Hint

Refer to OpenTelemetry Setup for more details on exporter and collector setup and usage.

Available Traces#

Each Pod supports different default traces out of the box, and also lets you define your own custom traces in the Executor. The Runtime name is used to create the OpenTelemetry Service Resource attribute. The default value for the name argument is the Runtime or Executor class name.

Because not all Pods have the same role, they expose different kinds of traces:

Gateway Pods#

Operation name

Description

/jina.JinaRPC/Call

Traces the request from the client to the Gateway server.

/jina.JinaSingleDataRequestRPC/process_single_data

Internal operation for the request originating from the Gateway to the target Head or Executor.

Head Pods#

Operation name

Description

/jina.JinaSingleDataRequestRPC/process_single_data

Internal operation for the request originating from the Gateway to the target Head. Another child span is created for the request originating from the Head to the Executor.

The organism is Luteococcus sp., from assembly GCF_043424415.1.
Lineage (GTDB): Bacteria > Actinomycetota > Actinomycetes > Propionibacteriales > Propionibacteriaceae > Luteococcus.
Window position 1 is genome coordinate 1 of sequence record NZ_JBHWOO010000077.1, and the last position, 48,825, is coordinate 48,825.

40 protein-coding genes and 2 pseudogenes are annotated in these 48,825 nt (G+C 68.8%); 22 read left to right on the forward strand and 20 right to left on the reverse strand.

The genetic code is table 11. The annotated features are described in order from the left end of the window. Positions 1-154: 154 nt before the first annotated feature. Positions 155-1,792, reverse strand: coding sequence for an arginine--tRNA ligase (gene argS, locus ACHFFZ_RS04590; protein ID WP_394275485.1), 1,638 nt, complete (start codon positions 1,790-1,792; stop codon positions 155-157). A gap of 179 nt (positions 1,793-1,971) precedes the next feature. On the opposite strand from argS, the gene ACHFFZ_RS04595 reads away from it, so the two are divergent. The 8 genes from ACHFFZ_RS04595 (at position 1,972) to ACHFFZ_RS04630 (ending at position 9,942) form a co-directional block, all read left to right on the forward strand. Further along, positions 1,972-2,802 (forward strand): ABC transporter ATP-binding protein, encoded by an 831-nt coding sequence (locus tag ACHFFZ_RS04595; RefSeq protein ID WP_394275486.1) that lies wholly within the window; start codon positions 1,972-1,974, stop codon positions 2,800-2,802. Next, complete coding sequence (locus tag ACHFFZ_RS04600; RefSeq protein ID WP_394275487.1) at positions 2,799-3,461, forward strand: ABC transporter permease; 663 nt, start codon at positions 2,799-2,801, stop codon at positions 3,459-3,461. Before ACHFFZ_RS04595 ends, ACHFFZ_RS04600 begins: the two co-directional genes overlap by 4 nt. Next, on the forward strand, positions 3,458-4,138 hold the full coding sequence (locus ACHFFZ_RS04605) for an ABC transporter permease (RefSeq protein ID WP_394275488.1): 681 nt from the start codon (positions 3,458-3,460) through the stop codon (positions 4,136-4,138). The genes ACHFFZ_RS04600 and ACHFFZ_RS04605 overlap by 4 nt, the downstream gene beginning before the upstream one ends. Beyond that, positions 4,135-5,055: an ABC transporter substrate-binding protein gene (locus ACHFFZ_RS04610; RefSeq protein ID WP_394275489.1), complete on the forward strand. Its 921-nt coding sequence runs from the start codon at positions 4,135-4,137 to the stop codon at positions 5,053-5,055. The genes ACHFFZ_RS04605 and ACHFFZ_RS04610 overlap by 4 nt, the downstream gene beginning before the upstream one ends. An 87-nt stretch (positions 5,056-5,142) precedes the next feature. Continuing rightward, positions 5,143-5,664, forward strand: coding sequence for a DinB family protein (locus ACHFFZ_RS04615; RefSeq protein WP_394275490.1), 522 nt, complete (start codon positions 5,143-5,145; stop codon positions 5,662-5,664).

Executor Pods#

Operation name

Description

/jina.JinaSingleDataRequestRPC/process_single_data

Executor server operation for the request originating from the Gateway/Head to the Executor request handler.

/endpoint

Internal operation for the request originating from the Executor request handler to the target @requests(=/endpoint) method. The endpoint will be default if no endpoint name is provided.

See also

Beyond the above-mentioned default traces, you can define custom traces for your Executor.

Metrics#

Hint